Consistent Roof Geometry Encoding for 3D Building Model Retrieval Using Airborne LiDAR Point Clouds

2017 ISPRS International Journal of Geo-Information  
A 3D building model retrieval method using airborne LiDAR point clouds as input queries is introduced. Based on the concept of data reuse, available building models in the Internet that have geometric shapes similar to a user-specified point cloud query are retrieved and reused for the purpose of data extraction and building modeling. To retrieve models efficiently, point cloud queries and building models are consistently and compactly encoded by the proposed method. The encoding focuses on the
more » ... geometries of building roofs, which are the most informative part of a building in airborne LiDAR acquisitions. Spatial histograms of geometric features that describe shapes of building roofs are utilized as shape descriptor, which introduces the properties of shape distinguishability, encoding compactness, rotation invariance, and noise insensitivity. These properties facilitate the feasibility of the proposed approaches for efficient and accurate model retrieval. Analyses on LiDAR data and building model databases and the implementation of web-based retrieval system, which is available at http://pcretrieval.dgl.xyz, demonstrate the feasibility of the proposed method to retrieve polygon models using point clouds. extraction and efficient cyber city modeling. Based on the concepts of data reuse and crowsourcing, the proposed system can efficiently construct a 3D city model which is one of key components in virtual geographic environment. Content-based model retrieval methods can be classified into two categories, model-based retrieval and view-based retrieval, based on the shape descriptor used in encoding. In model-based retrieval, shape similarities are measured using various geometric descriptors, including shape distribution [6], shape spectral [8], and shape topology [9] . In methods based on shape distribution, geometric features defined over feature spaces are accumulated in bins [6] . A histogram of these bins is utilized as the signature of a 3D model. In shape spectral methods, geometric shapes are transformed to a spectral domain and the spectral coefficients are used in shape matching and retrieval [8] . In topology-based methods, model topologies are represented as skeletons, and retrieval is performed based on the assumption that similar shapes have similar skeletons [9] . Unlike model-based methods, view-based methods represent 3D geometric shapes as a set of 2D projections, and 3D models are matched using their visual similarities instead of geometric similarities [7,10,11]. Each projection is described by image descriptors, and shape matching is reduced to measurement of similarities among the views of the query object and models in the database. Model-based and view-based methods perform well on existing benchmarks for polygon model encoding and retrieval. However, these methods are not designed for unorganized, noisy, sparse, and incomplete point clouds. Recently, Chen et al. [12] proposed point cloud encoding using a set of low-frequency spherical harmonic functions (SHs). With the preprocessing of data resampling and filling, the approach can alleviate the difficulties caused by sparse and incomplete sampling of point clouds. However, the use of low-frequency SHs decreases the ability to distinguish objects with similar geometric shapes thereby leading to ambiguity in shape description. To improve shape distinguishability, an roof geometry encoding that integrates shape distribution with visual similarity is proposed. The main idea is to represent point clouds and polygon models using top-view depth images that can describe the shapes of building roofs and avoid disturbances from insufficient sampling of building side-views. The depth images are further encoded by geometry features with spatial histograms, which introduce the properties of compact description, rotation invariance, noise insensitivity, and consistent encoding of point clouds and polygon models. These properties lead to a compact storage size and real-time retrieval response time. Furthermore, the visual similarity in depth images and shape distribution in spatial histograms increase the distinguishability of geometric shapes. The remainder of this paper is organized as follows. Section 2 describes the methodology of point cloud encoding and building model retrieval. Section 3 introduces the properties of the proposed encoding method. Section 4 discusses experimental results, and Section 5 presents conclusions and future work. Methodology System Overview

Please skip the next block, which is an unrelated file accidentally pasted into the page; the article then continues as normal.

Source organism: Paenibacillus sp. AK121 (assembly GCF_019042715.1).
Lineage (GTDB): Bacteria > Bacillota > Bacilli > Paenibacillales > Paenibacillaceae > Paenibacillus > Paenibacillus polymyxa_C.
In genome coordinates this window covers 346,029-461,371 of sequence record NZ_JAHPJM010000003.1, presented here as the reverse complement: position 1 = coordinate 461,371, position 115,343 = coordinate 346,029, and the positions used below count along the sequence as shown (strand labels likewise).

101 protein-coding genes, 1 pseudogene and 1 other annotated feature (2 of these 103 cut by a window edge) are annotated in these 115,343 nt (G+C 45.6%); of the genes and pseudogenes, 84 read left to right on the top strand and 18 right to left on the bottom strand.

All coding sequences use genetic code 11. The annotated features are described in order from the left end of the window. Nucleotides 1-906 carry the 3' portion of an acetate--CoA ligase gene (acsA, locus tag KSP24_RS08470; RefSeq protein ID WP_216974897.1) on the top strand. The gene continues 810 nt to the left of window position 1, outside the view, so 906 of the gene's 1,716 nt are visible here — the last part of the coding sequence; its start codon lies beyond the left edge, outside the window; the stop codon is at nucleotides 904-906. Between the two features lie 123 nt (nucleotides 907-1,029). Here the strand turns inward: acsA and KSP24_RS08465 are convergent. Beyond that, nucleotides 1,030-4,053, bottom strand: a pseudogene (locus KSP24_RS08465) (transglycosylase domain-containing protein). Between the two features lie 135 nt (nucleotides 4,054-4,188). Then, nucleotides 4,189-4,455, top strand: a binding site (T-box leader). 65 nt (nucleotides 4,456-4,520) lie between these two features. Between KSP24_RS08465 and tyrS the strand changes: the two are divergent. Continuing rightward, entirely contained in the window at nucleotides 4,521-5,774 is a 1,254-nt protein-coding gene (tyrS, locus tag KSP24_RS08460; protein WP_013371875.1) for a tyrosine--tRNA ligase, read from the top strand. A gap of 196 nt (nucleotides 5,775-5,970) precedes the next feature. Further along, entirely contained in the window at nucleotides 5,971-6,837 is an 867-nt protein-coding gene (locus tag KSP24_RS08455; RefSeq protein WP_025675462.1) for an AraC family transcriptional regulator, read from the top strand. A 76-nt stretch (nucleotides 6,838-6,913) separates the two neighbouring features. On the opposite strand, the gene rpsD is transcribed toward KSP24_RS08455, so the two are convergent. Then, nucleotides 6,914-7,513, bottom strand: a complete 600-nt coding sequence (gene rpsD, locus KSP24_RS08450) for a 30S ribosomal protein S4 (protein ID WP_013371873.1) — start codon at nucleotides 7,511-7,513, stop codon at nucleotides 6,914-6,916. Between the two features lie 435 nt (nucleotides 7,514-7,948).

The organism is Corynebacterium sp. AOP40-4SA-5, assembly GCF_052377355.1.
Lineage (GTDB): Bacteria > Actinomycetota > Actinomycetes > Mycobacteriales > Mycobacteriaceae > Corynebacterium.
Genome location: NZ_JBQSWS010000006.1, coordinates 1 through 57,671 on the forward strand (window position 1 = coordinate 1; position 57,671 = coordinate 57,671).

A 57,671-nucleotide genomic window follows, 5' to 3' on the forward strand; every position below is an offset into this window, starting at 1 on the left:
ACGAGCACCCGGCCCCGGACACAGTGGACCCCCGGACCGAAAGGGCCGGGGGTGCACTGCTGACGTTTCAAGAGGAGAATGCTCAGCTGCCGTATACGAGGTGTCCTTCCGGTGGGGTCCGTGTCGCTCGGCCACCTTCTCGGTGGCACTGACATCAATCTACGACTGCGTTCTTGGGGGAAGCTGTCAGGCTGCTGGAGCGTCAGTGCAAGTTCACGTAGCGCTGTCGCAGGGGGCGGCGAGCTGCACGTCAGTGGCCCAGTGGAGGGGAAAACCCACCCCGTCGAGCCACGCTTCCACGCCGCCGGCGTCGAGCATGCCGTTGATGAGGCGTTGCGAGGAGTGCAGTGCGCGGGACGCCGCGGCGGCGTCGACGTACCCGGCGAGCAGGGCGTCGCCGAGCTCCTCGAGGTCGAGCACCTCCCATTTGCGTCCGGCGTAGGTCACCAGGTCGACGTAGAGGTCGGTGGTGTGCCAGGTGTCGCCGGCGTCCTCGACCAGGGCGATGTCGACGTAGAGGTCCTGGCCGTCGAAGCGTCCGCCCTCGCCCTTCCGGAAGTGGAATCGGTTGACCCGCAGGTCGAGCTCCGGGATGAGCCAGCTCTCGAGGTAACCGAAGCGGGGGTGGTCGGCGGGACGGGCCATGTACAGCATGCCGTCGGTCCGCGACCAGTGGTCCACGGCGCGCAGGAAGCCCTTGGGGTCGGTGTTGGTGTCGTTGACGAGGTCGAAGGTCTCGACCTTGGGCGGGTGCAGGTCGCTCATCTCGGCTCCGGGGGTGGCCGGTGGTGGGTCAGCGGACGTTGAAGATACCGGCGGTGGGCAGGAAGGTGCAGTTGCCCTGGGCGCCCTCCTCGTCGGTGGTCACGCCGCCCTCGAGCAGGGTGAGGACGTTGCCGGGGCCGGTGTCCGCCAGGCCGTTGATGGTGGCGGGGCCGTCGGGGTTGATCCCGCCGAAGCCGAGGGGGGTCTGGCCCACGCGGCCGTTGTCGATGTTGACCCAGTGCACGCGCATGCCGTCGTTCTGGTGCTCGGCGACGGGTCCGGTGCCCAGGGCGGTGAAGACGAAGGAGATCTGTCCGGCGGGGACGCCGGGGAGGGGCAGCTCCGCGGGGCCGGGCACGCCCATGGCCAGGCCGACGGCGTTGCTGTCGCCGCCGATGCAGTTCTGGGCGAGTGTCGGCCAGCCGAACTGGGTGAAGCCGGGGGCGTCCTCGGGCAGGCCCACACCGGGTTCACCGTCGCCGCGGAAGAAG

doi:10.3390/ijgi6090269 fatcat:p5bl7tecdzhyjpno3wt7eapdzu